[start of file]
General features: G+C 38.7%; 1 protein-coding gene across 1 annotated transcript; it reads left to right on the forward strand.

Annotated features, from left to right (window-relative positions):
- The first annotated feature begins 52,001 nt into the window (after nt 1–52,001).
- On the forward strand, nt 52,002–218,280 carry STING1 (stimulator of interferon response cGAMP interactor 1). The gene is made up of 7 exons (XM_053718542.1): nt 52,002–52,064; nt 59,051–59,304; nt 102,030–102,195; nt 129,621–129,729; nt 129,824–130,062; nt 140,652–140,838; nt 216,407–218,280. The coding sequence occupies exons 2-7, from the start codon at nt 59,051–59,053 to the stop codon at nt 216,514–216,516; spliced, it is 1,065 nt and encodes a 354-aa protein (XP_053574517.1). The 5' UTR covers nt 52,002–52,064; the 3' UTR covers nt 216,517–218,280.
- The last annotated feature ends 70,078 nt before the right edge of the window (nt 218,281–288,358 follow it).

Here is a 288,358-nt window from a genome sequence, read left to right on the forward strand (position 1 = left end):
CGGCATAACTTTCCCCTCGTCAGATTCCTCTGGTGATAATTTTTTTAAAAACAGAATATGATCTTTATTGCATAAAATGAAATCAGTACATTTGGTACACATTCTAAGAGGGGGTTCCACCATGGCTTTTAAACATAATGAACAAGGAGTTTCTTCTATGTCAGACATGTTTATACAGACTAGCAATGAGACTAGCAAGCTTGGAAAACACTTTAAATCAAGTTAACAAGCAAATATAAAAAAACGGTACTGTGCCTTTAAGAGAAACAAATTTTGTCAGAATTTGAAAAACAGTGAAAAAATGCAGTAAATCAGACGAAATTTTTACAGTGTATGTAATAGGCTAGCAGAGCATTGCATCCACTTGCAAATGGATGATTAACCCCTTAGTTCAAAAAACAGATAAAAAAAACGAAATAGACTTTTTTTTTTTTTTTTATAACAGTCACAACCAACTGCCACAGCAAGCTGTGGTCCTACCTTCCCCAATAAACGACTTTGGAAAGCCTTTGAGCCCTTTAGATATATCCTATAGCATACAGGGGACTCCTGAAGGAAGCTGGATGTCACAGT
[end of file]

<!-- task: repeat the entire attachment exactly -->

General features: G+C 38.7%; 1 protein-coding gene across 1 annotated transcript; it reads left to right on the forward strand.

Annotated features, from left to right (window-relative positions):
- The first annotated feature begins 52,001 nt into the window (after nt 1–52,001).
- On the forward strand, nt 52,002–218,280 carry STING1 (stimulator of interferon response cGAMP interactor 1). The gene is made up of 7 exons (XM_053718542.1): nt 52,002–52,064; nt 59,051–59,304; nt 102,030–102,195; nt 129,621–129,729; nt 129,824–130,062; nt 140,652–140,838; nt 216,407–218,280. The coding sequence occupies exons 2-7, from the start codon at nt 59,051–59,053 to the stop codon at nt 216,514–216,516; spliced, it is 1,065 nt and encodes a 354-aa protein (XP_053574517.1). The 5' UTR covers nt 52,002–52,064; the 3' UTR covers nt 216,517–218,280.
- The last annotated feature ends 70,078 nt before the right edge of the window (nt 218,281–288,358 follow it).

Here is a 288,358-nt window from a genome sequence, read left to right on the forward strand (position 1 = left end):
CGGCATAACTTTCCCCTCGTCAGATTCCTCTGGTGATAATTTTTTTAAAAACAGAATATGATCTTTATTGCATAAAATGAAATCAGTACATTTGGTACACATTCTAAGAGGGGGTTCCACCATGGCTTTTAAACATAATGAACAAGGAGTTTCTTCTATGTCAGACATGTTTATACAGACTAGCAATGAGACTAGCAAGCTTGGAAAACACTTTAAATCAAGTTAACAAGCAAATATAAAAAAACGGTACTGTGCCTTTAAGAGAAACAAATTTTGTCAGAATTTGAAAAACAGTGAAAAAATGCAGTAAATCAGACGAAATTTTTACAGTGTATGTAATAGGCTAGCAGAGCATTGCATCCACTTGCAAATGGATGATTAACCCCTTAGTTCAAAAAACAGATAAAAAAAACGAAATAGACTTTTTTTTTTTTTTTTATAACAGTCACAACCAACTGCCACAGCAAGCTGTGGTCCTACCTTCCCCAATAAACGACTTTGGAAAGCCTTTGAGCCCTTTAGATATATCCTATAGCATACAGGGGACTCCTGAAGGAAGCTGGATGTCACAGT